Cyclamen: A cheery indoor plant for winter-weary gardeners

A pot of cyclamen can provide a jolt of color for gardeners who are tired of winter.

Courtesy of Nina Koziol
If you can provide the cool temperatures they crave, cyclamen are charming and colorful houseplants during winter.

It’s that time of year in the Midwest -- not quite spring, still a little dreary, cold and wet -- when I like to stroll through the local garden centers in search of flowering plants.

I long for indoor color, and it’s the cyclamen with its delicate nodding flowers -- blown-back petals that look like a troupe of airborne fairies dressed in their finery -- that adds an elegant touch to the deep window ledge in our kitchen.

Garden centers and other stores generally offer cyclamen from fall through late winter, but in recent years they've been available longer, thanks to refrigerated trucks and cooler greenhouses.

Growing six to 12 inches tall with flowers held high over the leaves, cyclamen are especially beautiful when several pots are pulled into service as one long centerpiece down a dining room table or clustered on a kitchen counter or island.

Although breeders have created new varieties with fancy names to match their ruffled petals and silvery or marbled leaves, most stores simply label plants according to the flower color -- pink, white, rose, violet or red. Expect to spend from about $5 to $23 for plants.

Cyclamen hails from the Mediterranean, and many of the 20 species are native to Italy, Turkey, Lebanon, Iran, and parts of North Africa and western Asia. They grow in beech-tree woodlands, Alpine meadows, and rocky areas -- a clue to their need for well-drained soil.

They are tuberous perennials in their native habitats but most of them sold here -- Cyclamen persicum, also called the florist’s cyclamen -- are grown as tender houseplants.

There is a perennial cyclamen that can be grown outdoors in Zones 5 to 7 -- Cyclamen hederifolium -- which you’ll find online and at some garden centers.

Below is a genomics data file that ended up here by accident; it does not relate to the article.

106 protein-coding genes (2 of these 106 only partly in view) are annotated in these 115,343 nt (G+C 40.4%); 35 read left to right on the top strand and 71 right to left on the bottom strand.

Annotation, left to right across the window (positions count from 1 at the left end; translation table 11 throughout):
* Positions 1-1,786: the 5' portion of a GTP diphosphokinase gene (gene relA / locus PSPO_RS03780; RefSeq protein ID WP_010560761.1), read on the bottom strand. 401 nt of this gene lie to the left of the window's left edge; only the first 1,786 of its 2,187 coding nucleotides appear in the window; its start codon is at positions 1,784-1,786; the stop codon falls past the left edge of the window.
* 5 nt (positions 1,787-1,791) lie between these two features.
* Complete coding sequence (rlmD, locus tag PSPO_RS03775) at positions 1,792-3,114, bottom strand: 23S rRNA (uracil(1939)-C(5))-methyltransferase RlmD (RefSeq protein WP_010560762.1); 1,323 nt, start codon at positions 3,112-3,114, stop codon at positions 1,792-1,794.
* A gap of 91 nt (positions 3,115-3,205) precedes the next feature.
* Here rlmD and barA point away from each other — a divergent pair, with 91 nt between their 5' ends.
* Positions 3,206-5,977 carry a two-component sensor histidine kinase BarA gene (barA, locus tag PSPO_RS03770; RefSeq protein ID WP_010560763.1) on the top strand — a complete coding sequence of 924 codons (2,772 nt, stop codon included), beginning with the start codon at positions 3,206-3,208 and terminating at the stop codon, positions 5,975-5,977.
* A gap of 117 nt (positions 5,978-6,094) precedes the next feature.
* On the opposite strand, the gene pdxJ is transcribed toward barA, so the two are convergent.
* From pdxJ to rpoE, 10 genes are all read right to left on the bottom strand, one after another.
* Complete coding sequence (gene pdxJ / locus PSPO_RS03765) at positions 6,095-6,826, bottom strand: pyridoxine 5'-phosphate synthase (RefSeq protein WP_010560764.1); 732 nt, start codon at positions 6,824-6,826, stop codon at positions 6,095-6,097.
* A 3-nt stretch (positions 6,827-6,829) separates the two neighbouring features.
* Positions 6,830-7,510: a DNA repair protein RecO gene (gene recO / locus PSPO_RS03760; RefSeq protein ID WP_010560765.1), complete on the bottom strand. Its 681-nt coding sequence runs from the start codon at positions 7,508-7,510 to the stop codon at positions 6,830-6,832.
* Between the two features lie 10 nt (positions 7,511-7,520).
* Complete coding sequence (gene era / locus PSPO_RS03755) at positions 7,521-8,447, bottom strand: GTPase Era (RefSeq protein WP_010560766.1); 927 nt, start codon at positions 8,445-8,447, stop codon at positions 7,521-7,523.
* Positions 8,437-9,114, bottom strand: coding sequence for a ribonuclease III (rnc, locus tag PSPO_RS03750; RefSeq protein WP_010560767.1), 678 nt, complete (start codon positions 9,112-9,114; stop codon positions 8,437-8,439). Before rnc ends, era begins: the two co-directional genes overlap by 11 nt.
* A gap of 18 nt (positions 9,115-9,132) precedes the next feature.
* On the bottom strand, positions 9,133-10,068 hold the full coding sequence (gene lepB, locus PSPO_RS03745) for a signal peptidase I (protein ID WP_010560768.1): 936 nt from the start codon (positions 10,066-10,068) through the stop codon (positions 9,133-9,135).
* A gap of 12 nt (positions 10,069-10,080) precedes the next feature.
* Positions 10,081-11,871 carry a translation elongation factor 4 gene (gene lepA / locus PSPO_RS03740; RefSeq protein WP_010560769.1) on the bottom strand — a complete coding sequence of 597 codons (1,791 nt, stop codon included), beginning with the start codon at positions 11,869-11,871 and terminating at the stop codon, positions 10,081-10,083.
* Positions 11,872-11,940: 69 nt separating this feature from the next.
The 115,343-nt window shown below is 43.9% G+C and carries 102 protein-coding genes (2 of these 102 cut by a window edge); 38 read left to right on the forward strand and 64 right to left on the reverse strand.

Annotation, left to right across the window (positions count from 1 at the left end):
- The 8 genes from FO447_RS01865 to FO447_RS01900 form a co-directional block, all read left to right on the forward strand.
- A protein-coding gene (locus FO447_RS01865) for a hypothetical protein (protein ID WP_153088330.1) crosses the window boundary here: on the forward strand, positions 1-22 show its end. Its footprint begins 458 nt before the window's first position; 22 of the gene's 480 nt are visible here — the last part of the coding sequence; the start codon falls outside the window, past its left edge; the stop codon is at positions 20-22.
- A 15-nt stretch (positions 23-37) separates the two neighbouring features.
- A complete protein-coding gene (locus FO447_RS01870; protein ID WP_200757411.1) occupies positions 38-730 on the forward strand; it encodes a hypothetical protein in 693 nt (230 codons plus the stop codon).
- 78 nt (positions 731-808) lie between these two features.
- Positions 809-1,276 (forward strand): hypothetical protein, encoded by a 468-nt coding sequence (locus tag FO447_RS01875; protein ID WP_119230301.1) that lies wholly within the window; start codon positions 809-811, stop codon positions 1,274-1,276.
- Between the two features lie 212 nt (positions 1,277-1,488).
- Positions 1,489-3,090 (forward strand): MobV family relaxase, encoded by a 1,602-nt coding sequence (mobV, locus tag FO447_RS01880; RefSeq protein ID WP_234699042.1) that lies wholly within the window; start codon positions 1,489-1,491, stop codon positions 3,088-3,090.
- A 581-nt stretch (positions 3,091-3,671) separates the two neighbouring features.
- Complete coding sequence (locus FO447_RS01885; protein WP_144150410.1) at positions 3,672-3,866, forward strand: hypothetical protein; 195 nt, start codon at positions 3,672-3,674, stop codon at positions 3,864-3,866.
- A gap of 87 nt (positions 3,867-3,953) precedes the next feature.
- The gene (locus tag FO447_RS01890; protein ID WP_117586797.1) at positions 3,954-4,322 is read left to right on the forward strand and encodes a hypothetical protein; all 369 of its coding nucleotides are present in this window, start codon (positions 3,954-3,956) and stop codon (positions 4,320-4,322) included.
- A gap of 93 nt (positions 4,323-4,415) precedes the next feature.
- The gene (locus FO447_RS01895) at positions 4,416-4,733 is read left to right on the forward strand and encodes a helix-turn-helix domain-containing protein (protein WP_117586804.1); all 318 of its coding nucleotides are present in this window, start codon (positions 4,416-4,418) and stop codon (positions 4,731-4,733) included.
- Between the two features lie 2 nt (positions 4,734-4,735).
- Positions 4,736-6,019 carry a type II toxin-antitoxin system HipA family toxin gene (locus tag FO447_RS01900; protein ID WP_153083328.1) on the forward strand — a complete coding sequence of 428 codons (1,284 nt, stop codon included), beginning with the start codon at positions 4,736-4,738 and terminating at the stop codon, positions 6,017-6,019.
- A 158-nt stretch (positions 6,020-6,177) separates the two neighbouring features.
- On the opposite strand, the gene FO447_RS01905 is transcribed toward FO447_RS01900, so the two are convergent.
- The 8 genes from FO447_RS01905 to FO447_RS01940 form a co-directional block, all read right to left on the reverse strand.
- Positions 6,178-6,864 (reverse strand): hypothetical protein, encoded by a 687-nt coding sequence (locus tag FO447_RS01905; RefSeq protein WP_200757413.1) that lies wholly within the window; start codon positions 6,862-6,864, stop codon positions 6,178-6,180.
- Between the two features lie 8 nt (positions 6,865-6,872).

Chilly temperatures a must

Cyclamens like it on the cool side, preferring temperatures no more than 68 degrees F. (20 C) during the day and down to 50 F. (10 C) at night. That’s not always easy to achieve in our super-heated, dry homes. However, an enclosed porch, unheated sunroom, or a bright, cool basement window could serve as that spot.

Plants bloom for two months or more, but you can extend the bloom time by removing spent flowers, pinching and pulling them from the base of the stems. Skip using scissors because cutting causes the stems to die back and may delay future flowers.

Cyclamen generally do not need repotting, but if you choose to repot, use a good potting mix and place the tuber close to the soil surface so that it’s slightly exposed. This prevents water from collecting in the tissues and rotting the tuber.

I learned the hard way that it’s easy to kill a cyclamen by providing too much water or by pouring water directly into the crown of the plant. Watering is tricky. It’s best to take the pot to the sink, water thoroughly, and then let the excess drain away for about 30 minutes before placing it back on the saucer.

The plants go dormant for summer

When warm weather approaches in May, my cyclamen plants will need a rest -- they must have a dormant period. The leaves turn yellow, and flower production stops.

When that happens, I gradually reduce watering and place the pots in a cool spot for a few months, where they’ll remain dry. The plant’s tuber has stored the necessary moisture and nutrients so you need not worry. When sprouts appear in late summer, move the pot to a bright window and begin watering again.

All of the cyclamen’s plant parts are said to cause severe discomfort if ingested, so keep plants and tubers away from children and pets.

It’s easy to get hooked on cyclamen. If that happens, check out The Cyclamen Society’s website in England,


Nina Koziol gardens on a deer-infested acre southwest of Chicago where her beds and borders are designed for butterflies, hummingbirds, and other wildlife. She teaches classes at the Chicago Botanic Garden. Find more on her website, This Garden Cooks. Her previous post at Diggin' It was about Gardening for birds and wildlife.

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